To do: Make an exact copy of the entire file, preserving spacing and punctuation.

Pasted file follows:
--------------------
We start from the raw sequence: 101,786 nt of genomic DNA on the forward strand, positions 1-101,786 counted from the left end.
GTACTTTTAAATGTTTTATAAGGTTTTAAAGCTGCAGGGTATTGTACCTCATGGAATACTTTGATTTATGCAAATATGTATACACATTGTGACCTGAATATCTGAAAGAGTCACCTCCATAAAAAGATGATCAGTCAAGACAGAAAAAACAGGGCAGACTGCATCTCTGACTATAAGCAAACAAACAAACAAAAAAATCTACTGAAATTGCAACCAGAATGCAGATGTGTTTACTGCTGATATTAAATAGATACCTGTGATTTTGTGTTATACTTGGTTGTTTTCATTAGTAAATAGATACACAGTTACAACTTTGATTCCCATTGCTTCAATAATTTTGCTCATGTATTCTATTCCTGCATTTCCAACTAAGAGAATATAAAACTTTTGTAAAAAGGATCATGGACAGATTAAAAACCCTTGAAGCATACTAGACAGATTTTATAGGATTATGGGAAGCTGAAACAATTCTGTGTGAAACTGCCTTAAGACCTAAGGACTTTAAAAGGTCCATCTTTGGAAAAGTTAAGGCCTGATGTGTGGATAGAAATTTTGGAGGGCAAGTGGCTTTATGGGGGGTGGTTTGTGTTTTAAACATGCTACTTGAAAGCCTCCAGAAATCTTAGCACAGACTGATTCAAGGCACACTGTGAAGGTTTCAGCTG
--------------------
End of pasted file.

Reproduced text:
We start from the raw sequence: 101,786 nt of genomic DNA on the forward strand, positions 1-101,786 counted from the left end.
GTACTTTTAAATGTTTTATAAGGTTTTAAAGCTGCAGGGTATTGTACCTCATGGAATACTTTGATTTATGCAAATATGTATACACATTGTGACCTGAATATCTGAAAGAGTCACCTCCATAAAAAGATGATCAGTCAAGACAGAAAAAACAGGGCAGACTGCATCTCTGACTATAAGCAAACAAACAAACAAAAAAATCTACTGAAATTGCAACCAGAATGCAGATGTGTTTACTGCTGATATTAAATAGATACCTGTGATTTTGTGTTATACTTGGTTGTTTTCATTAGTAAATAGATACACAGTTACAACTTTGATTCCCATTGCTTCAATAATTTTGCTCATGTATTCTATTCCTGCATTTCCAACTAAGAGAATATAAAACTTTTGTAAAAAGGATCATGGACAGATTAAAAACCCTTGAAGCATACTAGACAGATTTTATAGGATTATGGGAAGCTGAAACAATTCTGTGTGAAACTGCCTTAAGACCTAAGGACTTTAAAAGGTCCATCTTTGGAAAAGTTAAGGCCTGATGTGTGGATAGAAATTTTGGAGGGCAAGTGGCTTTATGGGGGGTGGTTTGTGTTTTAAACATGCTACTTGAAAGCCTCCAGAAATCTTAGCACAGACTGATTCAAGGCACACTGTGAAGGTTTCAGCTG